I clearly recall it;Primary;My best lesson
I recently saw a group of 10 and 11-year-olds being given a mnemonic to help them remember the order of the planets: Mercury, Venus, Earth, Mars, Jupiter, Saturn, Uranus, Neptune, Pluto. It was something to do with mouldy jam sandwiches - but clearly it didn't work for me.
It set me thinking, not only about how we remember things but also about what we teach children about memorising. We talk somewhat dismissively about rote learning, but, for multiplication tables, for example, automatic and effortless recall is very useful.
Teachers regularly give children tips on remembering things which will be useful to them - and indeed it goes on throughout education: nursery nurses all remember PIES - physical, intellectual, emotional and social development; learner drivers chant "Mirror, Signal, Manoeuvre". We think of Richard Of York Giving Battle In Vain when we want to draw a rainbow.
But it's not enough to teach children tricks. We need to get them thinking and talking about what really helps them to remember.
STEP 1: talk about what sort of things we really need to remember, and why. In school, these could include multiplication tables, spellings of common words, weekly routines, class rules. Out of school these might include phone numbers, addresses, things to remember for school. Decide what things really aren't worth remembering. Discuss what things children are supposed to remember but don't - brushing teeth, rules about apostrophes.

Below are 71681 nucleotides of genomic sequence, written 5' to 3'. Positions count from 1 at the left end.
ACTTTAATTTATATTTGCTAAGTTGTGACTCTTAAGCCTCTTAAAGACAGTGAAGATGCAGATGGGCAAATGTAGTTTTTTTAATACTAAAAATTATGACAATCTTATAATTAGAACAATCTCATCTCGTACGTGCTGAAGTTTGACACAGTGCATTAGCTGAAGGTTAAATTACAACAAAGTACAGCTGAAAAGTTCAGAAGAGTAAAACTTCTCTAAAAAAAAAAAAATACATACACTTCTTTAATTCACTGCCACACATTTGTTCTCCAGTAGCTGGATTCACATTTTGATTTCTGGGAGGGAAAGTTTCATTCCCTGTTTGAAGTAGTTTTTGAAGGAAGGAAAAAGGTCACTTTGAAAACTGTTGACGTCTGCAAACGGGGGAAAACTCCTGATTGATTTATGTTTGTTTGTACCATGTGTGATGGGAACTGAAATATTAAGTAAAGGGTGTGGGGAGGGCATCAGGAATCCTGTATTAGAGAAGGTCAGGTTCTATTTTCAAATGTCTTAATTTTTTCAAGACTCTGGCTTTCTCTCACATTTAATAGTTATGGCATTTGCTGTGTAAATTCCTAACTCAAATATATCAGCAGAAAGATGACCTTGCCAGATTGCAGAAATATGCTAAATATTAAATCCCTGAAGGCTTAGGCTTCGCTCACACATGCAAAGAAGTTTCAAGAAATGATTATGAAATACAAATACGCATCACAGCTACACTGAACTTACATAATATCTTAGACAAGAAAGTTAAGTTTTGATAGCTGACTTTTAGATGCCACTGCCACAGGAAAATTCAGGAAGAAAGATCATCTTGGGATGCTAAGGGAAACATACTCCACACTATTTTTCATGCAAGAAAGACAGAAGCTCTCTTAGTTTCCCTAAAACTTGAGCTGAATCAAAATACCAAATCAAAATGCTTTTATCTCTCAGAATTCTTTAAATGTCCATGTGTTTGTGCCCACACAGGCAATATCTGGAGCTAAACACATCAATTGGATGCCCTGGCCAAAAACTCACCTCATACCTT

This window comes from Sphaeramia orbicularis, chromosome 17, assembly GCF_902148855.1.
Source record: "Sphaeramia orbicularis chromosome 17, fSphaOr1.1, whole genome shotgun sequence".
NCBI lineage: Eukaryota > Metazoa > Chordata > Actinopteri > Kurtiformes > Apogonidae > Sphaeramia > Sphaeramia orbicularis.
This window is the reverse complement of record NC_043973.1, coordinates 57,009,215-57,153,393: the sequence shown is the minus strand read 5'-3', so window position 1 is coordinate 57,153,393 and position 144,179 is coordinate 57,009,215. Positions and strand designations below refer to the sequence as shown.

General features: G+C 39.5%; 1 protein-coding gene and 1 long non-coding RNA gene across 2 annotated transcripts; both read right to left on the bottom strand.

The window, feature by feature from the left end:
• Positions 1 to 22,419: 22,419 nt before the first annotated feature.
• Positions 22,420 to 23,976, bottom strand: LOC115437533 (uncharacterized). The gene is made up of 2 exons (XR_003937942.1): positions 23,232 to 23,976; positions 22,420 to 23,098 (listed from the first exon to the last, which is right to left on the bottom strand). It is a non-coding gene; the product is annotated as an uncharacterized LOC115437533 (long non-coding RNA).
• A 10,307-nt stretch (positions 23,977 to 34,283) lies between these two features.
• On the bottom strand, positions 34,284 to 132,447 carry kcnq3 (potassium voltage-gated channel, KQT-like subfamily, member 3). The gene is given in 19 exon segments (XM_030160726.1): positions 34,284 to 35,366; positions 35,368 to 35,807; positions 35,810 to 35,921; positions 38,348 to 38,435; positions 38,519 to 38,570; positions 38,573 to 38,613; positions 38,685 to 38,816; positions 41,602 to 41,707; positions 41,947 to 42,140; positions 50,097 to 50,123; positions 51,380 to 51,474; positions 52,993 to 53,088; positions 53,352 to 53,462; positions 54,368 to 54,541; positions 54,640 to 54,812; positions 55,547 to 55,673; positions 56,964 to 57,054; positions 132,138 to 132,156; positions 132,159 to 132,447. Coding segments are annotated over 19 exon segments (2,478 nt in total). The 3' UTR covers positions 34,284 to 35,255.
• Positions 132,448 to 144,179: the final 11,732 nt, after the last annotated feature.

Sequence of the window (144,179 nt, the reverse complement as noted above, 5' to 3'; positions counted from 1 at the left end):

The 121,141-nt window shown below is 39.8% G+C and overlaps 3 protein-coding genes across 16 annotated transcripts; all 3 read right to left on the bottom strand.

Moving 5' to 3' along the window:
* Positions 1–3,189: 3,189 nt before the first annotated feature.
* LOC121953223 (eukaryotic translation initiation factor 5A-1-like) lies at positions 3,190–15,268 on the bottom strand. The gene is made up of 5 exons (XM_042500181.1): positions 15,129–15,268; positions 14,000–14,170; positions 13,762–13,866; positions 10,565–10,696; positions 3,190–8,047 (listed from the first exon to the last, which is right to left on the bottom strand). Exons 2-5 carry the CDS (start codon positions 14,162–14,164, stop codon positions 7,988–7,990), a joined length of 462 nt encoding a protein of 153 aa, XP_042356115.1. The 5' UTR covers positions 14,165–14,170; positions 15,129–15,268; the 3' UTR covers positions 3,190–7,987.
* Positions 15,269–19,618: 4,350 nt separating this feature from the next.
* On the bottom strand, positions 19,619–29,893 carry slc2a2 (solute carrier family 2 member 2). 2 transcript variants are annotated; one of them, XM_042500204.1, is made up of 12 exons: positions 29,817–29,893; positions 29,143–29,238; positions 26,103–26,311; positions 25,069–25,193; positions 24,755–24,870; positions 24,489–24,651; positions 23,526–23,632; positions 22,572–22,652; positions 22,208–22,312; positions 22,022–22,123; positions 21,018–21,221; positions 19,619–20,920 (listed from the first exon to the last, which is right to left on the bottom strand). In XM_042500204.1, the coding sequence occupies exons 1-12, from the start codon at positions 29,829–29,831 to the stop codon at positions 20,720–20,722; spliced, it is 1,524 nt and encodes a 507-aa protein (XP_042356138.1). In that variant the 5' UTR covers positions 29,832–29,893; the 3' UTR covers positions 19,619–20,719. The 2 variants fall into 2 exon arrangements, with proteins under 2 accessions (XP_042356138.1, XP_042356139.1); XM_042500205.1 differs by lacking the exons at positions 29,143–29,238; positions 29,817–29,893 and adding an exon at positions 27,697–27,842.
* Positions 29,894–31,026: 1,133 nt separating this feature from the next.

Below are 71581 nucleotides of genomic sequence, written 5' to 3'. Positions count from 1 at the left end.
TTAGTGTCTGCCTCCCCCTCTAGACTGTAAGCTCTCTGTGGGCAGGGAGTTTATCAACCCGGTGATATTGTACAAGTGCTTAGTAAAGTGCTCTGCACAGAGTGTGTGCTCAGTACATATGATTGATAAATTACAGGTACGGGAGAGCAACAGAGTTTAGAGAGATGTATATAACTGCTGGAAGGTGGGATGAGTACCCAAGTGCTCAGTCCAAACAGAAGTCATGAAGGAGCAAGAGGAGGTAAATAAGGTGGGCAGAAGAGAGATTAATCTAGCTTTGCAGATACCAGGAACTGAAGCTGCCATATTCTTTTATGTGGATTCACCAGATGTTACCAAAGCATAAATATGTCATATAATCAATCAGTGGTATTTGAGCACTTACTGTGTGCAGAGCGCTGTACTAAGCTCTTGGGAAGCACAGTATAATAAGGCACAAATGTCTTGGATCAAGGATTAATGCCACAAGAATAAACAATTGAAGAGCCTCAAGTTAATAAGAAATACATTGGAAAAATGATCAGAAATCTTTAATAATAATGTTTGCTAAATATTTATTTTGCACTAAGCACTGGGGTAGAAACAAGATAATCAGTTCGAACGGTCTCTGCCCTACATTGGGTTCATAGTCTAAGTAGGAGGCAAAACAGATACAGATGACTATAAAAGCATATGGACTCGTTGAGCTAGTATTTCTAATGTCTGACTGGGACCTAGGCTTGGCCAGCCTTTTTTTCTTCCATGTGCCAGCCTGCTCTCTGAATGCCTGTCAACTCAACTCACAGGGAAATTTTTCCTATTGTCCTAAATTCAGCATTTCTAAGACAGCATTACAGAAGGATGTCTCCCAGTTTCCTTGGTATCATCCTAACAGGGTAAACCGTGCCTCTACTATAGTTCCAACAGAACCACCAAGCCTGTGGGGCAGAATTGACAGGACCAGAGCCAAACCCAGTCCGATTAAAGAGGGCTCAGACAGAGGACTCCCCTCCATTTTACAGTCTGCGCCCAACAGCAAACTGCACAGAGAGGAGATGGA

STEP 2: look at ways people support their memories - lists, noticeboards, diaries. Are there ways of using these in school? Involve the children in writing reminders, so they see it as something they do rather than something which is done for them.
STEP 3: whenever something needs to be memorised, don't just teach a trick - ask the children whether they feel it works for them. Often our own methods and inventions work best for us, but not for others.
STEP 4: consider the options. When it comes to memorising, you can:
* say it * sing it * see it * sort it * do it * tell a story about itor a combination of these.
Saying it: it may be a single word or acronym, or a chant or rhyme. A strong rhythm and rhyme make word more memorable: who could forget that: In fourteen hundred and ninety-two
Columbus sailed the ocean blue.
Seeing it: children can record information in ways which help them to remember by seeing - drawing pictures, using colours or layout as a visual prompt.
Sorting it means remembering by looking for patterns and connections. We do not try to memorise the spelling of every word separately; instead we group words according to common spelling patterns.
Doing it: we will remember a sequence of actions better if we actually carry it out, or the spelling of a word if we write it.
The advertising industry can teach us something about harnessing memory. Make it short and snappy, make it meaningful, make it funny. Give it a pithy slogan and a catchy tune - and then repeat it ... and repeat it ...